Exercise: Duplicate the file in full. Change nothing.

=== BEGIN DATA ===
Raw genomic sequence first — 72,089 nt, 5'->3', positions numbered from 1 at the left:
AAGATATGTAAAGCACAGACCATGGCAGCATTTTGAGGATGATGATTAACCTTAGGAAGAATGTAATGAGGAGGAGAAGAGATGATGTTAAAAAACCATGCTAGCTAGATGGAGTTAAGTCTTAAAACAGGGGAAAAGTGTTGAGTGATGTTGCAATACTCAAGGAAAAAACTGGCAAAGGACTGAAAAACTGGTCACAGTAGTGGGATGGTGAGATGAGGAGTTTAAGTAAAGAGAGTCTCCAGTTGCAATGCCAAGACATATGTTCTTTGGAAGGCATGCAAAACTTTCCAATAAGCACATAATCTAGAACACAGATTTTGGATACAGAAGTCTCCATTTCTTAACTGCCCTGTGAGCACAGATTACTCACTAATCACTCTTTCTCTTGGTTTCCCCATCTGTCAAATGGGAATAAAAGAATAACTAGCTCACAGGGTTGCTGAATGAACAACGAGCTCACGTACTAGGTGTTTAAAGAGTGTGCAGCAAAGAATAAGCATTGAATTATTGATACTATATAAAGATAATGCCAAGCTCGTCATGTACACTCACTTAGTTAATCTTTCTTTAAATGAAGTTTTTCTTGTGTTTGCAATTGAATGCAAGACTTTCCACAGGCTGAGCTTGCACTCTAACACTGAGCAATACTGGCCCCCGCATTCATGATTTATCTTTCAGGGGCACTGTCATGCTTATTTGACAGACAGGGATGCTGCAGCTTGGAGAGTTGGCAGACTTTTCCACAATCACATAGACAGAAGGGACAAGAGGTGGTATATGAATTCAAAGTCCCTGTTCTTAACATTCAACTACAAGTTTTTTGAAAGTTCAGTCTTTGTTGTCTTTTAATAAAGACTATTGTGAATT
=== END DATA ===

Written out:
Raw genomic sequence first — 72,089 nt, 5'->3', positions numbered from 1 at the left:
AAGATATGTAAAGCACAGACCATGGCAGCATTTTGAGGATGATGATTAACCTTAGGAAGAATGTAATGAGGAGGAGAAGAGATGATGTTAAAAAACCATGCTAGCTAGATGGAGTTAAGTCTTAAAACAGGGGAAAAGTGTTGAGTGATGTTGCAATACTCAAGGAAAAAACTGGCAAAGGACTGAAAAACTGGTCACAGTAGTGGGATGGTGAGATGAGGAGTTTAAGTAAAGAGAGTCTCCAGTTGCAATGCCAAGACATATGTTCTTTGGAAGGCATGCAAAACTTTCCAATAAGCACATAATCTAGAACACAGATTTTGGATACAGAAGTCTCCATTTCTTAACTGCCCTGTGAGCACAGATTACTCACTAATCACTCTTTCTCTTGGTTTCCCCATCTGTCAAATGGGAATAAAAGAATAACTAGCTCACAGGGTTGCTGAATGAACAACGAGCTCACGTACTAGGTGTTTAAAGAGTGTGCAGCAAAGAATAAGCATTGAATTATTGATACTATATAAAGATAATGCCAAGCTCGTCATGTACACTCACTTAGTTAATCTTTCTTTAAATGAAGTTTTTCTTGTGTTTGCAATTGAATGCAAGACTTTCCACAGGCTGAGCTTGCACTCTAACACTGAGCAATACTGGCCCCCGCATTCATGATTTATCTTTCAGGGGCACTGTCATGCTTATTTGACAGACAGGGATGCTGCAGCTTGGAGAGTTGGCAGACTTTTCCACAATCACATAGACAGAAGGGACAAGAGGTGGTATATGAATTCAAAGTCCCTGTTCTTAACATTCAACTACAAGTTTTTTGAAAGTTCAGTCTTTGTTGTCTTTTAATAAAGACTATTGTGAATT